United States Regiments & Batteries > Maine

The 5th Maine Volunteer Infantry Regiment lost 8 officers and 99 enlisted men killed or mortally wounded and 1 officer and 76 enlisted men to disease during the Civil War. The regiment is honored by a monument at Gettysburg.

Organized at Portland under Colonel Mark H. Dunnell, on temporary leave of absence as United States Consul at Vera Cruz, Mexico.
June 24 Mustered in
June 26 Left State for Washington, D.C. Camp at Meridian Hill attached to Howard’s Brigade, Heintzelman’s Division, McDowell’s Army of Northeastern Virginia
July 16-21 Advance on Manassas, Va.
July 21
Battle of Bull Run

After an exhausting forced march to the battlefield the regiment lost over 400 casualties.

August 4 Duty in the Defenses of Washington assigned to Heintzelman’s Brigade, Division of the Potomac
September 2 Colonel Dunnell resigned and returned to his post as United States Consul at Vera Cruz. Nathaniel Jackson, formerly of the 1st Maine Infantry, was assigned as colonel. There was a near mutiny in the regiment when an outsider was brought in, and several officers resigned.
September 25 Captain Edward A. Scamman of Company H was promoted to major.
October Attached to Slocum’s Brigade, Franklin’s Division, Army of the Potomac
October 3 Expedition to Pohick Church, Va.
December Brigade commander Henry Slocum replied to a letter from Maine’s Governor Washburn, who was concerned about the 5th Maine.

I do not think there is a regiment in the entire army which has improved so rapidly as Col. Jackson’s has. The change has been wonderful. Their sick list is less than one third of what it was two months since. The men are cleanly, well drilled and ambitious. They are becoming proud of their regiment and are uniting cordially with Col. Jackson in all his efforts. I shall be greatly disappointed if this regiment does not do credit to your state.”

March Attached to 2nd Brigade, 1st Division, 1st Army Corps, Army Potomac
March 10-15 Advance on Manassas, Va.
April 4-12 McDowell’s advance on Fredericksburg, Va. Attached to the 1st Division, Department of the Rappahannock
April 22 Ordered to the Peninsula
April 24-May 4 Siege of Yorktown (on Transports)
May 7-8 West Point
May Attached to 2nd Brigade, 1st Division, 6th Army Corps, Army Potomac
June 25-July 1 Seven days before Richmond
June 27
Gaines’ Mill

The regiment lost 10 men killed, 69 wounded and 16 missing. Colonel Jackson was wounded and Lieutenant Colonel Heath was killed. Major Edward Scamman took command of the regiment.

June 28 Golding’s Farm
June 29 Savage Station
June 30 Charles City Cross Roads and Glendale
July 1 Malvern Hill
July At Harrison’s Landing
July 25 Major Scamman was promoted to lieutenant colonel.
August 27-31 In works at Centreville
September 1 Assist in checking Pope’s rout at Bull Run and cover retreat to Fairfax C. H.
Maryland Campaign

Colonel Jackson returned to command of the regiment after recovering from his Gaines Mill wound.

September 14
Crampton’s Pass, South Mountain

The regiment lost 4 men killed and 28 wounded. After engaging in a firefight which exhausted their ammunition, they fell back a short distance, and were then ordered to assault the enemy line in a bayonet charge, They did so, carrying the position.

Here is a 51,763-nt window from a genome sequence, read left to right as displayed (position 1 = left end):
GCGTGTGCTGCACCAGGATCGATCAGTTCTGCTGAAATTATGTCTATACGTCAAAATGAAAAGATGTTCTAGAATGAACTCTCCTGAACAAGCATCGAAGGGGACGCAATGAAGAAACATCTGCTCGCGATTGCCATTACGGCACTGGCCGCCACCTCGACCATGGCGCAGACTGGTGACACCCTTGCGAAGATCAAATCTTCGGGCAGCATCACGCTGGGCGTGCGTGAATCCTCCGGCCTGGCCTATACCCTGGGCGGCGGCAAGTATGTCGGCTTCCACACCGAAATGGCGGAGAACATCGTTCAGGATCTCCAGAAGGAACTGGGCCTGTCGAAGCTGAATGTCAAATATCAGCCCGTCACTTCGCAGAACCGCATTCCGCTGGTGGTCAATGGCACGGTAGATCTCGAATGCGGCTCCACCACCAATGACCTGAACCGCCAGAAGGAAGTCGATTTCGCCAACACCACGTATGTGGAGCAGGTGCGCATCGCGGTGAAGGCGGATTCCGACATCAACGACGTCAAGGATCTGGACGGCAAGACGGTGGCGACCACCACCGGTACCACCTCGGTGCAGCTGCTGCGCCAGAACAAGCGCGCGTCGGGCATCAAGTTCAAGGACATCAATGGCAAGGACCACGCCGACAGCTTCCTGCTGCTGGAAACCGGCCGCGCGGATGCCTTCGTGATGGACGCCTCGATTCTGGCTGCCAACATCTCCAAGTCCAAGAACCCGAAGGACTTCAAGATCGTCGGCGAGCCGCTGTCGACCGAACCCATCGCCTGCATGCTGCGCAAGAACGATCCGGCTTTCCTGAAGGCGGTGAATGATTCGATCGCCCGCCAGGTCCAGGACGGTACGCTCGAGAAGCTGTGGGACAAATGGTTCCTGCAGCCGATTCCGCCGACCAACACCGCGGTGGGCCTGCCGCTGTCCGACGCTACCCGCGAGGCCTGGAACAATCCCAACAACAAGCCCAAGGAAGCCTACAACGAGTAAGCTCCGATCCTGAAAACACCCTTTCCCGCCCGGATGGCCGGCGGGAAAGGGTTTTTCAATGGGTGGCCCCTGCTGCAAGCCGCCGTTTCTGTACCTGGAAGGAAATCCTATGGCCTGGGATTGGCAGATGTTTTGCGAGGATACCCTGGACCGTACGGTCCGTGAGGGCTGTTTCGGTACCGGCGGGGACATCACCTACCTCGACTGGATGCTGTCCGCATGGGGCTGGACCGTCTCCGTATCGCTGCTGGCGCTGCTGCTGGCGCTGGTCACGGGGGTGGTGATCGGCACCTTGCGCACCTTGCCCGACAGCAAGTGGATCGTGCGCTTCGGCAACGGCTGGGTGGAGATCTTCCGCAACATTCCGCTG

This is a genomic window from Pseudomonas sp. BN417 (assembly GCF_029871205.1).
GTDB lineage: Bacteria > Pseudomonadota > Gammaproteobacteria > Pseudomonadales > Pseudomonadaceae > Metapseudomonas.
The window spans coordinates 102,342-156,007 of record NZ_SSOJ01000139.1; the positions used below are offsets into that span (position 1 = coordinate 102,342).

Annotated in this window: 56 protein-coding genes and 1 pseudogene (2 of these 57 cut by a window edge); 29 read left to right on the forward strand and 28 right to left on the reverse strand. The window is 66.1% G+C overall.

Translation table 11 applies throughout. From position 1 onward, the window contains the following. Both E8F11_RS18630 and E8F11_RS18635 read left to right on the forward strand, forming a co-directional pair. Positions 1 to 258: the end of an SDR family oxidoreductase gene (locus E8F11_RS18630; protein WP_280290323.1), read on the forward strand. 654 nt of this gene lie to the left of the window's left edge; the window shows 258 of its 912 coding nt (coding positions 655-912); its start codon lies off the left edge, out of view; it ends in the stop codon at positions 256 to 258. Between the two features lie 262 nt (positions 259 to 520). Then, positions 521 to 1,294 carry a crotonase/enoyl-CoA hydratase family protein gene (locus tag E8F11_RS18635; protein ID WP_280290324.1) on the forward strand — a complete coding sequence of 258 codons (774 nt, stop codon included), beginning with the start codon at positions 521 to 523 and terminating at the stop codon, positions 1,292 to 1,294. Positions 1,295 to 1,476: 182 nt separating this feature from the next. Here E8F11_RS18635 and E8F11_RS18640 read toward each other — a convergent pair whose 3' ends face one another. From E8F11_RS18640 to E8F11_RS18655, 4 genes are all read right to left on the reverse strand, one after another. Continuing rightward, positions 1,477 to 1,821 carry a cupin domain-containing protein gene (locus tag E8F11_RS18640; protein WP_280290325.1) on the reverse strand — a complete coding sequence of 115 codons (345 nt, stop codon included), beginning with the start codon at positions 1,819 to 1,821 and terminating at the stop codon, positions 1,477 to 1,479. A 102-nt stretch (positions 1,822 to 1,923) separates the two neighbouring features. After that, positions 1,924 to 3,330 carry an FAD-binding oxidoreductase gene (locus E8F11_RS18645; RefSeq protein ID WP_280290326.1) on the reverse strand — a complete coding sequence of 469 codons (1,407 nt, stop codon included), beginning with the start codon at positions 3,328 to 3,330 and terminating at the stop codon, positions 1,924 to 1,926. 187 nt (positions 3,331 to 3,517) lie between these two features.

September 16-17
Battle of Antietam

From the War Department tablet for Slocum’s Division on the Antietam battlefield:

Slocum’s Division followed Smith’s in its march from near Crampton’s Pass on the morning of the 17th, and upon reaching the field, occupied the ground from which Smith was advancing; Torbert’s Brigade in the center on either side of this road; Newton’s Brigade on the right connecting with Hancock, and Bartlett’s Brigade on the left, extending beyond the cemetery and into the low ground between Mumma’s and Roulette’s. Beyond supporting the Artillery the Division was not actively engaged.

September 24 Colonel Jackson was promoted to brigadier general. Lieutenant Colonel Scamman resumed commad of the regiment.
September 26 – October 29 At Hagerstown, Md.
October 29 –
November 19
Movement to Falmouth, Virginia.
November 1 Lieutenant Colonel Scamman was promoted to colonel and Major Clark Edwards to lieutenant colonel.
December 12-15
Battle of Fredericksburg
January 20-24 “Mud March”
January 8 Colonel Scamman resigned due to the “state of (his) private affairs at home.”
March 2 Lieutenant Colonel Clark S. Edwards was appointed colonel
April 27-May 6 Chancellorsville Campaign
April 29-May 2 Operations at Franklin’s Crossing
May 3 Maryes Heights, Fredericksburg
May 3-4
Salem Heights
May 4 Banks’ Ford
June 6-13 Operations about Deep Run Ravine
July 2-4
Battle of Gettysburg

Commanded by Colonel Clark Edwards, the 5th Maine brought 340 men to the field. It was in reserve and suffered no casualties.

July 10-13 Near Funkstown, Md.
July 13 Hagerstown
October 9-22 Bristoe Campaign
November 7-8 Advance to line of the Rappahannock
November 7 Rappahannock Station
November 26-
December 2
Mine Run Campaign
May 3 to June 15 Campaign from the Rapidan to the James River
May 5-7
Battle of the Wilderness
May 8 Laurel Hill
May 8-21
Spotsylvania Court House
May 12 Assault on the Salient “Bloody Angle”
May 23-26 North Anna River
May 26-28 On line of the Pamunkey
May 28-31 Totopotomoy
June 1-12
Cold Harbor
June 19-22 First Assault on Petersburg. Ordered to the rear for muster out.
July 27 Mustered out, expiration of term. Veterans and Recruits transferred to 6th Maine Infantry.